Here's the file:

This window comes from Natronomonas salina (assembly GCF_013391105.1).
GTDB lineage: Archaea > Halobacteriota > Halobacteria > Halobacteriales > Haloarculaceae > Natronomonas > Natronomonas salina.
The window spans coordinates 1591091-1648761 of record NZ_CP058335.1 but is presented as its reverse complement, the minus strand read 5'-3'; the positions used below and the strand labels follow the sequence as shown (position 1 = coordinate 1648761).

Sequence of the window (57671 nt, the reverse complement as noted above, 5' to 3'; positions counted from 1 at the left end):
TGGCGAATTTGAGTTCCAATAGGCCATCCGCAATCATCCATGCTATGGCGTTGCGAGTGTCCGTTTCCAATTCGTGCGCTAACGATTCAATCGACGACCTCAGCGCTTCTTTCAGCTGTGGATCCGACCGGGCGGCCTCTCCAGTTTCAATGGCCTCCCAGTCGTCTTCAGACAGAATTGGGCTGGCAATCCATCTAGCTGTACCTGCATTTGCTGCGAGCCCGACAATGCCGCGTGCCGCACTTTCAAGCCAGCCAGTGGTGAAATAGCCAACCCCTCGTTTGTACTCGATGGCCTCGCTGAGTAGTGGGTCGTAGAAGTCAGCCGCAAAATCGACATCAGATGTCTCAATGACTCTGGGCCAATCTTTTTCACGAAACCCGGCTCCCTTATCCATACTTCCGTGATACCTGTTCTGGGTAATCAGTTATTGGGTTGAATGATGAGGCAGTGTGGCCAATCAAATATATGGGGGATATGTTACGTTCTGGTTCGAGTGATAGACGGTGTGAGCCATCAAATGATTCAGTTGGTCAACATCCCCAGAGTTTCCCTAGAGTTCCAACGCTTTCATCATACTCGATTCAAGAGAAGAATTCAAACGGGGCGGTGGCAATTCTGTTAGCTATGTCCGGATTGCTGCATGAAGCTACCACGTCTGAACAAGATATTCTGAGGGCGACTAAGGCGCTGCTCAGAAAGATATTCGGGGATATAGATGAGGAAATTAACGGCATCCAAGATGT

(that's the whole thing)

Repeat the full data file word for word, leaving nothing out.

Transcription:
This window comes from Natronomonas salina (assembly GCF_013391105.1).
GTDB lineage: Archaea > Halobacteriota > Halobacteria > Halobacteriales > Haloarculaceae > Natronomonas > Natronomonas salina.
The window spans coordinates 1591091-1648761 of record NZ_CP058335.1 but is presented as its reverse complement, the minus strand read 5'-3'; the positions used below and the strand labels follow the sequence as shown (position 1 = coordinate 1648761).

Sequence of the window (57671 nt, the reverse complement as noted above, 5' to 3'; positions counted from 1 at the left end):
TGGCGAATTTGAGTTCCAATAGGCCATCCGCAATCATCCATGCTATGGCGTTGCGAGTGTCCGTTTCCAATTCGTGCGCTAACGATTCAATCGACGACCTCAGCGCTTCTTTCAGCTGTGGATCCGACCGGGCGGCCTCTCCAGTTTCAATGGCCTCCCAGTCGTCTTCAGACAGAATTGGGCTGGCAATCCATCTAGCTGTACCTGCATTTGCTGCGAGCCCGACAATGCCGCGTGCCGCACTTTCAAGCCAGCCAGTGGTGAAATAGCCAACCCCTCGTTTGTACTCGATGGCCTCGCTGAGTAGTGGGTCGTAGAAGTCAGCCGCAAAATCGACATCAGATGTCTCAATGACTCTGGGCCAATCTTTTTCACGAAACCCGGCTCCCTTATCCATACTTCCGTGATACCTGTTCTGGGTAATCAGTTATTGGGTTGAATGATGAGGCAGTGTGGCCAATCAAATATATGGGGGATATGTTACGTTCTGGTTCGAGTGATAGACGGTGTGAGCCATCAAATGATTCAGTTGGTCAACATCCCCAGAGTTTCCCTAGAGTTCCAACGCTTTCATCATACTCGATTCAAGAGAAGAATTCAAACGGGGCGGTGGCAATTCTGTTAGCTATGTCCGGATTGCTGCATGAAGCTACCACGTCTGAACAAGATATTCTGAGGGCGACTAAGGCGCTGCTCAGAAAGATATTCGGGGATATAGATGAGGAAATTAACGGCATCCAAGATGT